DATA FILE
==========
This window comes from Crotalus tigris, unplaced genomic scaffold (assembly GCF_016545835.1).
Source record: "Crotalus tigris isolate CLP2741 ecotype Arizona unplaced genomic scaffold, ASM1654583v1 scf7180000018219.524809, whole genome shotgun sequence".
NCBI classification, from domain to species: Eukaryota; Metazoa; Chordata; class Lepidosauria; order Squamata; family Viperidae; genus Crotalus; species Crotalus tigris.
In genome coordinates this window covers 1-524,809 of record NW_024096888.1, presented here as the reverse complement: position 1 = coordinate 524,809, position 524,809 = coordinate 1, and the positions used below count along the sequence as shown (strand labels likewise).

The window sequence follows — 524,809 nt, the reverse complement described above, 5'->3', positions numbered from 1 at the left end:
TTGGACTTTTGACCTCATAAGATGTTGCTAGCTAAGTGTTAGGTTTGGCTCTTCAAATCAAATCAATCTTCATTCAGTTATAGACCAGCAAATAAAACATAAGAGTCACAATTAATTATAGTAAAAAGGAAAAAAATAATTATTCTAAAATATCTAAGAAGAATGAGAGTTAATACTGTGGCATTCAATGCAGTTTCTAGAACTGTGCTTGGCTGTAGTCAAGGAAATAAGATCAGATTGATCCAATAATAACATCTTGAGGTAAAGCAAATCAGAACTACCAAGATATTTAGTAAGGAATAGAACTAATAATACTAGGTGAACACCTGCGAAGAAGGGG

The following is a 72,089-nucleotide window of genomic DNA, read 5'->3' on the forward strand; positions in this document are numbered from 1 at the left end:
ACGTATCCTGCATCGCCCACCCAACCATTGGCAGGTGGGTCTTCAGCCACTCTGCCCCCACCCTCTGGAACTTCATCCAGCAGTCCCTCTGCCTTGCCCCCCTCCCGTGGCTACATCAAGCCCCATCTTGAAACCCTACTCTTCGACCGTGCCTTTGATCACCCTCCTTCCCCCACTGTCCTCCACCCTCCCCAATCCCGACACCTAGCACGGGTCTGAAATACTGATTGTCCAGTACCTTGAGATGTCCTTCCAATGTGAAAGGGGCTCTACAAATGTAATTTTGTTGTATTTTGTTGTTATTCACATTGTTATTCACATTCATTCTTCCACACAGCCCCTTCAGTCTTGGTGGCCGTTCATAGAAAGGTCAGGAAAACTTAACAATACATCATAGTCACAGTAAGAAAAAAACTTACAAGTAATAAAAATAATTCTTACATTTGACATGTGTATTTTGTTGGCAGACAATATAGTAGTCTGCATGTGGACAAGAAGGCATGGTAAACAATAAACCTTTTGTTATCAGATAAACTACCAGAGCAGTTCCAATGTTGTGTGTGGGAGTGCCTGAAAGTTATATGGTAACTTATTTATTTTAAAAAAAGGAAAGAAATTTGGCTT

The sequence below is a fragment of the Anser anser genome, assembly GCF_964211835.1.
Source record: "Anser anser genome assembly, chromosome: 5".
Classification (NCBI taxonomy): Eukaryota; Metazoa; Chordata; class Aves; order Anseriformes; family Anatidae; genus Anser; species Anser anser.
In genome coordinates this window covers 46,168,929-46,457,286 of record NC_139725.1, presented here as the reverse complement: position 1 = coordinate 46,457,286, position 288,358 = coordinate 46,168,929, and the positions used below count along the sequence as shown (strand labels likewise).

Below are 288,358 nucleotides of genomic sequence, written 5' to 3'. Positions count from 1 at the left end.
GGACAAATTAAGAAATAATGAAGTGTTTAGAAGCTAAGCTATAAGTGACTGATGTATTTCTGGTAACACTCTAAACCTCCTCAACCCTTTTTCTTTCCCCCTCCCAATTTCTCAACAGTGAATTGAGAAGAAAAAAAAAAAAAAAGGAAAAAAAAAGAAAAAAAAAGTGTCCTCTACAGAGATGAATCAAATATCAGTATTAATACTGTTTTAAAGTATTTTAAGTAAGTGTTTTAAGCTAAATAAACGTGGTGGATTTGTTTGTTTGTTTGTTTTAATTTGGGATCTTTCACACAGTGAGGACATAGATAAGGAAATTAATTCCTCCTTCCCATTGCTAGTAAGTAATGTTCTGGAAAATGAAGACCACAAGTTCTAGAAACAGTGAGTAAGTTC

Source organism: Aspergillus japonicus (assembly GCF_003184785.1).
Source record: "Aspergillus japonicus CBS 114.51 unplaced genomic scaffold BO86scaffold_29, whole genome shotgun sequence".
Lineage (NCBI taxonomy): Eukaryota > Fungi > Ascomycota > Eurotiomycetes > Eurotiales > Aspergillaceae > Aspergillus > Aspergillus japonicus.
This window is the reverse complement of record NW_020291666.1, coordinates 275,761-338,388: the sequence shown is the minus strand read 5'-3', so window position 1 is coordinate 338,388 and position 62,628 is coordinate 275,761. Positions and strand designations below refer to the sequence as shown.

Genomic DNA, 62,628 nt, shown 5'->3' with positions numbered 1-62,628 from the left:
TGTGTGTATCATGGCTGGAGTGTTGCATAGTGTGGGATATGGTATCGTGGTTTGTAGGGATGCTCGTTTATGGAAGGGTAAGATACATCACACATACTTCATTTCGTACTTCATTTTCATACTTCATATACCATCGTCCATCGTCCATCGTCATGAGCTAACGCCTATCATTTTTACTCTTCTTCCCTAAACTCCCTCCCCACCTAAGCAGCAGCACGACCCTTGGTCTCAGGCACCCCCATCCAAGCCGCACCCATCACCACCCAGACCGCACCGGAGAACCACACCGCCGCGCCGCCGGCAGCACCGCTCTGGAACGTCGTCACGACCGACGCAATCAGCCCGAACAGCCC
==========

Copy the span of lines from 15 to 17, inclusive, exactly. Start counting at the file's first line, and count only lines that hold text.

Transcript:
Source organism: Aspergillus japonicus (assembly GCF_003184785.1).
Source record: "Aspergillus japonicus CBS 114.51 unplaced genomic scaffold BO86scaffold_29, whole genome shotgun sequence".
Lineage (NCBI taxonomy): Eukaryota > Fungi > Ascomycota > Eurotiomycetes > Eurotiales > Aspergillaceae > Aspergillus > Aspergillus japonicus.